It is the same as when we acknowledge that the Spice Girls were a marketing tool to sell watered-down empowerment to teens that may have accidentally caused some people to believe in "Girl Power" as a personal concept and might have positively impacted their lives. I will be forever grateful for the slow sex jam "2 become 1" for reminding me to "be a little bit wiser" and "put it on, put it on"—if the Spice Girls used protection, so could I. Even things that are created for completely cynical reasons can have a positive impact.
Alissa Nutting's Unclean Jobs for Women and Girls is a collection of bizarre and wonderful stories about the difficulty of bodies and the possibilities that arise when their inhabitants transcend them. Nutting, who is the managing editor of the awesome Fairy Tale Review, paints a series of women deviants with irresistible fairy-tale simplicity, creating loveliness and magic in some extraordinarily wicked places.
Looking into libraries for this post I decided to talk to my former colleague Tara Robertson. In 2009 Tara put together a group called the Lesbrarians to take part in the Vancouver Dyke March. Last year they had about 35 lesbian, bisexual, and queer women who worked in libraries, archives or other information organizations, as well as writers and library lovers. We met when we both worked at the Vancouver Public Library and she's done quite a bit of work on LGBTQ and feminist issues, so I knew she'd be a great resource.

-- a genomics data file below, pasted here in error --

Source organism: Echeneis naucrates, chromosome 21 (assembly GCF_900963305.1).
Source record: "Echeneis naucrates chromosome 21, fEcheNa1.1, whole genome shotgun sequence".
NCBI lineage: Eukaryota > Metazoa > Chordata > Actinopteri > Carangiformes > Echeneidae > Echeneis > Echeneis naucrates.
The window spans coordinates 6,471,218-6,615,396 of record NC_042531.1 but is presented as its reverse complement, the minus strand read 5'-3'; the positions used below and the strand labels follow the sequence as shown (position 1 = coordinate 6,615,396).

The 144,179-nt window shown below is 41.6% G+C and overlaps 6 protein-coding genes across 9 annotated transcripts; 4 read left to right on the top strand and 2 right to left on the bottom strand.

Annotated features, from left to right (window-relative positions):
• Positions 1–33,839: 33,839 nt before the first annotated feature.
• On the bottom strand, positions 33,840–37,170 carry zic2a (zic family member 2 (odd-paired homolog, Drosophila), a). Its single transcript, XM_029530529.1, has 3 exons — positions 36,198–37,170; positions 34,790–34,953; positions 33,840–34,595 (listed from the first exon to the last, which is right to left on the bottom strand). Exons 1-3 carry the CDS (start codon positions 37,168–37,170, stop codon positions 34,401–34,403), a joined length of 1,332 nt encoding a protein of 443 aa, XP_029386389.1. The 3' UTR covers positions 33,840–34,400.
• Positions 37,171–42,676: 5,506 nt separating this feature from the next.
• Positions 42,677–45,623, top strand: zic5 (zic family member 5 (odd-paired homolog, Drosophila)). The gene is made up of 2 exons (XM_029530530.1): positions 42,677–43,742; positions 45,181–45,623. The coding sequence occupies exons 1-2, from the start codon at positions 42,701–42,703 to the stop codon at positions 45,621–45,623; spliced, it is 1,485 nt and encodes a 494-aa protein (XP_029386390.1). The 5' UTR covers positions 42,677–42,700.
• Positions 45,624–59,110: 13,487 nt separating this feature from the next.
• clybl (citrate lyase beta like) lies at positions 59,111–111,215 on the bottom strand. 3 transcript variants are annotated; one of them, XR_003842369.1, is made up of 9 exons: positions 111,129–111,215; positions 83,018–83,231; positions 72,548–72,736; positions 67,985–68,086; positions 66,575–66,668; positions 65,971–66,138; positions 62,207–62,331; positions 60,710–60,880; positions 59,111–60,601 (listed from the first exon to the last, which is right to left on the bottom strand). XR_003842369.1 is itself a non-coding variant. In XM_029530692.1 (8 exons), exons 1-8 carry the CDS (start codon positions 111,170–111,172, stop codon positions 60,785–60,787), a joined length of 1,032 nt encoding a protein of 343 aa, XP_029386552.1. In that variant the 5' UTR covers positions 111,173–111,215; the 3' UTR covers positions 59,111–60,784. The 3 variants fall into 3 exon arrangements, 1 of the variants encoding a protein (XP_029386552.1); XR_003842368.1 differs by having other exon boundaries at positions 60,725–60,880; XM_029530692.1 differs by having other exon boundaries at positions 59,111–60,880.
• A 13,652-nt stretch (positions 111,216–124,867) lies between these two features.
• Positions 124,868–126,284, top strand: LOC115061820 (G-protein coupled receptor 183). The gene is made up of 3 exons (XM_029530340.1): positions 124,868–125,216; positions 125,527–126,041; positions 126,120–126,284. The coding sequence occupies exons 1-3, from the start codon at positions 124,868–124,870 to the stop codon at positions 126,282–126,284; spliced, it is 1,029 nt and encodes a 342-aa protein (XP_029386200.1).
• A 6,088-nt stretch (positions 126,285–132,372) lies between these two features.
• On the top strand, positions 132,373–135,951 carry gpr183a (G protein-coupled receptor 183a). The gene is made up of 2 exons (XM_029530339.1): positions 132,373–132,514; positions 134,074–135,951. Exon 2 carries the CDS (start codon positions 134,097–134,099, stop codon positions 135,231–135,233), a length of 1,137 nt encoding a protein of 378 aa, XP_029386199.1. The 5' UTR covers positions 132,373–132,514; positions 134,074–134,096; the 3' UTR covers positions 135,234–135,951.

It seems like only six months ago we were talking about the 2010 midterm elections. Oh, wait. I suppose the 2010 midterm elections were only a little more than six months ago. At any rate, the early campaigning for the 2012 gubernatorial election is underway. When I brought up the idea of guest blogging about this summer's candidates to Bitch's editors, Osama bin Laden was still at large, Donald Trump hadn't done himself in as a serious contender, and people were still talking about the possibility of nominating Tim Pawlenty. (Well, okay, a few people still insist Pawlenty can pull it off.) My point is, if the last two months are any indication, this campaign cycle will be hectic and as fast moving as Trump's bangs in a July thunderstorm.
In my last post I wrote about a few of the problems I've observed regarding the way anti-street harassment blogs and the media construct "perpetrators" of harassment. In this post I want to build on those thoughts by bringing in their construction of "victims" as well. Collective Action for Safe Spaces asked in the comments of my first post of this series for an analysis of the roles race and ethnicity, socioeconomic status, and sexual identity play in street harassment, and I think this is a good place to dig into that more deeply. However, this will be a multi-part post because these issues require too much unpacking for just one entry.
Yesterday was Memorial Day in the US. To commemorate, here are five women who revolutionized the country's armed forces. These women may not be pop icons, but they certainly deserve time in the spotlight for their noted "firsts," some welcoming, some not.